What Is Sustainability? The Pochoir.NYC Definition

So what the heck is sustainability anyway? We hear the word all the time, but does anyone know what it actually means?

The sun shines through tall, straight pine trees. The forest floor is covered in moss, and the overall mood is serene, illustrating the concept of sustainability.

In my first class on sustainable fashion design at FIT, we were each asked to read several different definitions of sustainability and to come up with one of our own. The most common definition, from the 1987 United Nations Brundtland Commission, is this: “Sustainable development is development that meets the needs of the present without compromising the ability of future generations to meet their own needs.”

Other definitions include:

Sustainability is an awareness of the connectivity of the world and the implications of our actions. It is finding solutions through innovative approaches, expanding future options by practicing environmental stewardship, building governance institutions that continually learn, and instilling values that promote justice,” Charles L. Redman, Founding Director and Professor, School of Sustainability, Arizona State University

“[Sustainability is] the underlying pattern of health, resilience, and adaptability that maintain this planet in a condition where life as a whole can flourish.” Daniel Christian Wahl, author of Designing Regenerative Cultures

From these definitions, we can see that sustainability emphasizes healthy self-sufficiency in all aspects of human and ecological life. As the concept of sustainability has advanced, most people believe that true sustainability comprises three concepts: economic sustainability, environmental sustainability, and social sustainability. Within the business community, this concept is known as the triple bottom line: sustainable companies must advance people, profits, and planet. Small organizations can’t always commit to all three sectors equally or all at once—really, most small businesses have to focus first and foremost on survival—so the trick is to bake all three into the business’s formula from the very beginning.

At Pochoir.NYC, we believe that sustainability means combining the best practices of environmental protection movements, social justice movements, and technological advances in manufacturing and business to create products for a more just and equitable future. We aim to make all of our products in an inclusive, ethical, and eco-friendly way and want to engage in a dialogue with our community to work towards a more sustainable lifestyle.

Right now, Pochoir.NYC is just an Etsy shop, but as we grow our product offering and maybe even grow big enough to hire employees (!!!), I will be committed to inclusive, ethical, and transparent hiring practices. For now, I am working as best as I can to make textile art from environmentally friendly materials and shipping practices.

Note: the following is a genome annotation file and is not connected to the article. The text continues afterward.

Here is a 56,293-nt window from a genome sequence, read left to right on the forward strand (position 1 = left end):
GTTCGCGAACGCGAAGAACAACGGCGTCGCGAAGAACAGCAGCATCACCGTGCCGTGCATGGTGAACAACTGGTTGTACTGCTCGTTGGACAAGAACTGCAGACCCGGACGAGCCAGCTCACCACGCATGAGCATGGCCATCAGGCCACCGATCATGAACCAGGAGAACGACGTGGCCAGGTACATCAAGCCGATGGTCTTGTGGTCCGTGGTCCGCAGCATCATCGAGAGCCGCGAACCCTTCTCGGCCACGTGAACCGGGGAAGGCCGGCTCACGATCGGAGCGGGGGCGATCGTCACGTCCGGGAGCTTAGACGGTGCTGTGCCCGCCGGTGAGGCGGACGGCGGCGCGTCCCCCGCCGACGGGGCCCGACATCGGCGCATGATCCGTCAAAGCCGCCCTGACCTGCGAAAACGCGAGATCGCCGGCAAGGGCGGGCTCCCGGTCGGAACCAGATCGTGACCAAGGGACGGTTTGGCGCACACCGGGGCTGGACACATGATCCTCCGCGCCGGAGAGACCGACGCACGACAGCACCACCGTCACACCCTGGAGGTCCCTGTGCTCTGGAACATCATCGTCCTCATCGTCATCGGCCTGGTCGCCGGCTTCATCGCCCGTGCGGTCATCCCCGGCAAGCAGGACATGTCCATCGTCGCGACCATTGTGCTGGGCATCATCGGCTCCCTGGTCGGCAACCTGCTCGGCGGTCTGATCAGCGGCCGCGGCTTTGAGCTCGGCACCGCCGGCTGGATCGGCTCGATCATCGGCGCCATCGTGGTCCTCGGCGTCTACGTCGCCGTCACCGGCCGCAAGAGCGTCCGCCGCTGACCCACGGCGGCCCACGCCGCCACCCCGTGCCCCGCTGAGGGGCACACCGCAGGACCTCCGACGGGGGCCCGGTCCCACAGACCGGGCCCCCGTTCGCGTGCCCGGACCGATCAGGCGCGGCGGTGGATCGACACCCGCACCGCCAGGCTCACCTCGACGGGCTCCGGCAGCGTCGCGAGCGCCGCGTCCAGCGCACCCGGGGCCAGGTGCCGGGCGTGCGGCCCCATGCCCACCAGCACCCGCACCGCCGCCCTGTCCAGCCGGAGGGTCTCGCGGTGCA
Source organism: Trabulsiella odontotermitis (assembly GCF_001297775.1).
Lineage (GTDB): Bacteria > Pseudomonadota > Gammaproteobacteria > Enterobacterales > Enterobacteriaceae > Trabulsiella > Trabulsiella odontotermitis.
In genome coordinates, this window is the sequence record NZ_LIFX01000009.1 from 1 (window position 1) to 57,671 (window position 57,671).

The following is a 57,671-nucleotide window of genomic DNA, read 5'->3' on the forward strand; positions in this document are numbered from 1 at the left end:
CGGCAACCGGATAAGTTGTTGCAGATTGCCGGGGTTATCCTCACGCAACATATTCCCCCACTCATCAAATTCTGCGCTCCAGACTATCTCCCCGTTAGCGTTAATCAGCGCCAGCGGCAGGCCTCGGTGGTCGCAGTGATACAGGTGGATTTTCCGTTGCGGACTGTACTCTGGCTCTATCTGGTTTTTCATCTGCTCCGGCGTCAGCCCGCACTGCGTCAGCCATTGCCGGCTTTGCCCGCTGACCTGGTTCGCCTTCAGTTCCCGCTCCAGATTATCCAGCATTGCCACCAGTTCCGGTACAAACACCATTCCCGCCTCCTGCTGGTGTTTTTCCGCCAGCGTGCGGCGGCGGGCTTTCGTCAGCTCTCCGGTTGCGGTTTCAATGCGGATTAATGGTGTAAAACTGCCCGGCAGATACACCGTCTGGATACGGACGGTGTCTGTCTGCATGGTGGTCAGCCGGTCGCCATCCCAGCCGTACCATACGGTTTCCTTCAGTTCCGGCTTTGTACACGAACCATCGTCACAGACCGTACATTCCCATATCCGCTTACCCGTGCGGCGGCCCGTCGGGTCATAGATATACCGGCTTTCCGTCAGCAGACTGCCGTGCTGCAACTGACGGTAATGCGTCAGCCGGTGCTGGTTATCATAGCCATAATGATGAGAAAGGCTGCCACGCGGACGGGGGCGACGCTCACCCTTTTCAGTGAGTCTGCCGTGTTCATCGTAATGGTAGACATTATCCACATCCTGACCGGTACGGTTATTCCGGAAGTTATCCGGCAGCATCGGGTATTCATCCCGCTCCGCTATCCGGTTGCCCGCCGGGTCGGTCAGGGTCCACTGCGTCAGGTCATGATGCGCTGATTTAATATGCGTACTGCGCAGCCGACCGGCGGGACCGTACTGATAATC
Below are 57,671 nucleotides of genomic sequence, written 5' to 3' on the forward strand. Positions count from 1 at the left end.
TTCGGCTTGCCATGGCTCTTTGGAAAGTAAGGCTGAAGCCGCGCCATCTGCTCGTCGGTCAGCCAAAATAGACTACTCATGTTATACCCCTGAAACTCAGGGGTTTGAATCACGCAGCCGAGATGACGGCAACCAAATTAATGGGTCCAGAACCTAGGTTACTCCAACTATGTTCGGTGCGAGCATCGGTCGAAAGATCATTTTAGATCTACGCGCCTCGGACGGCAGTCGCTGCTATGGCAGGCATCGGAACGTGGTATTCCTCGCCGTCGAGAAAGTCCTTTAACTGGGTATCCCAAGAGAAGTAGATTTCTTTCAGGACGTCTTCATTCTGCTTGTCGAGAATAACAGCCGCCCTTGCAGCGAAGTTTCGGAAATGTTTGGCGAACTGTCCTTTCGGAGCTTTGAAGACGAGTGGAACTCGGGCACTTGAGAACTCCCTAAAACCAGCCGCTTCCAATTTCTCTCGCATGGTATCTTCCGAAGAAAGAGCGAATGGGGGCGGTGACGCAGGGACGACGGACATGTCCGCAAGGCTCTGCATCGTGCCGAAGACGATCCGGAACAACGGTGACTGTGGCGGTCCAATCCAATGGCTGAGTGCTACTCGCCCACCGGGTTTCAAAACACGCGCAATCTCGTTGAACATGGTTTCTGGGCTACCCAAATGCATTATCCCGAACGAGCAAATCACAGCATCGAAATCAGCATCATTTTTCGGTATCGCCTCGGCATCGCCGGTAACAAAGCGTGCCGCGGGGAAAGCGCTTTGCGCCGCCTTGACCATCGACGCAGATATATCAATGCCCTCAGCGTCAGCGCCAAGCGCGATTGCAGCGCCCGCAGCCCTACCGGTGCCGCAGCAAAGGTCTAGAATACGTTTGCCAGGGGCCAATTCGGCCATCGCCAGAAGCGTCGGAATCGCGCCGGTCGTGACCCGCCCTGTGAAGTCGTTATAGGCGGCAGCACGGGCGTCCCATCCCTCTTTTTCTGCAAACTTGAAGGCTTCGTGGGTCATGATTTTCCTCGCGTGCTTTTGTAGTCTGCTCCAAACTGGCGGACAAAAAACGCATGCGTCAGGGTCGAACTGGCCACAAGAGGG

I admit, sometimes sustainability scares me because it ultimately will mean reshaping our entire material culture, encouraging all of us to buy less but also make more. How many fashion designers like myself can the industry possibly sustain if people are buying and owning fewer clothes?

Frankly, many clothing brands are redundant: most clothing companies in New York City’s Garment District are private label companies, making clothes for a store under the store’s own label. Pretty much everything you can find at a TJMaxx or Ross is made by a private label company and manufactured under one of the store’s own trademarks. Other companies, such as Macy’s or Forever 21, have in-house design teams but farm out a lot of the work to private labels in order to expand product assortment beyond the capacity of what one in-house team can design in a season. For the past five or six years, I’ve mostly worked at those types of companies, knocking off the exact same high fashion clothes as our direct competitors, distinguishing ourselves only by price and delivery speed. We were all pitching the same stuff to the exact same clients, ensuring that every store looks exactly the same. What’s the point?

 As a designer, I have a moral imperative to create something that is actually new and unique rather than shoveling the same old thing dressed up in a new package to customers over and over again. Together we can take a leap into the unknown: buying less clothing, buying more meaningful clothing, and recreating the fashion industry one garment at a time.

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